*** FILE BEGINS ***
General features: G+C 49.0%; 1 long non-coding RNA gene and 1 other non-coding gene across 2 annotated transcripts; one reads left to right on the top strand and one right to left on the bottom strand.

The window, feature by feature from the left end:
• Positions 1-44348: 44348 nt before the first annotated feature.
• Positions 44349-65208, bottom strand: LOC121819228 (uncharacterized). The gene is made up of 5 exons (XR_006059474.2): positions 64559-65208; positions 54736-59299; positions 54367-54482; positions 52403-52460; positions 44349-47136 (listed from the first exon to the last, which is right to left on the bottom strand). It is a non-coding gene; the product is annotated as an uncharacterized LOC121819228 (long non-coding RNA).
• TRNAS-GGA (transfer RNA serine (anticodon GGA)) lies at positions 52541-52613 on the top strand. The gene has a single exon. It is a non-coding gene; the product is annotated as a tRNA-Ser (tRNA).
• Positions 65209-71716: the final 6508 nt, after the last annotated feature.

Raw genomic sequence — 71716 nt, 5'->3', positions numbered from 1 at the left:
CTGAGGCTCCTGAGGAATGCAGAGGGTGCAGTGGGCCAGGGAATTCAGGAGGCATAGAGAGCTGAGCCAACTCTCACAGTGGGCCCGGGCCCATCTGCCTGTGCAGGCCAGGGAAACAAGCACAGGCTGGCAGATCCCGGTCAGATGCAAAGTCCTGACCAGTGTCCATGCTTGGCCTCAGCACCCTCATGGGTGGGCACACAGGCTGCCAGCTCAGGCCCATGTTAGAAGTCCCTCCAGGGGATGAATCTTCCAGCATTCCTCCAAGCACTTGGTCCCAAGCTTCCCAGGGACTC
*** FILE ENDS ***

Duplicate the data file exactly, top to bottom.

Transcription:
General features: G+C 49.0%; 1 long non-coding RNA gene and 1 other non-coding gene across 2 annotated transcripts; one reads left to right on the top strand and one right to left on the bottom strand.

The window, feature by feature from the left end:
• Positions 1-44348: 44348 nt before the first annotated feature.
• Positions 44349-65208, bottom strand: LOC121819228 (uncharacterized). The gene is made up of 5 exons (XR_006059474.2): positions 64559-65208; positions 54736-59299; positions 54367-54482; positions 52403-52460; positions 44349-47136 (listed from the first exon to the last, which is right to left on the bottom strand). It is a non-coding gene; the product is annotated as an uncharacterized LOC121819228 (long non-coding RNA).
• TRNAS-GGA (transfer RNA serine (anticodon GGA)) lies at positions 52541-52613 on the top strand. The gene has a single exon. It is a non-coding gene; the product is annotated as a tRNA-Ser (tRNA).
• Positions 65209-71716: the final 6508 nt, after the last annotated feature.

Raw genomic sequence — 71716 nt, 5'->3', positions numbered from 1 at the left:
CTGAGGCTCCTGAGGAATGCAGAGGGTGCAGTGGGCCAGGGAATTCAGGAGGCATAGAGAGCTGAGCCAACTCTCACAGTGGGCCCGGGCCCATCTGCCTGTGCAGGCCAGGGAAACAAGCACAGGCTGGCAGATCCCGGTCAGATGCAAAGTCCTGACCAGTGTCCATGCTTGGCCTCAGCACCCTCATGGGTGGGCACACAGGCTGCCAGCTCAGGCCCATGTTAGAAGTCCCTCCAGGGGATGAATCTTCCAGCATTCCTCCAAGCACTTGGTCCCAAGCTTCCCAGGGACTC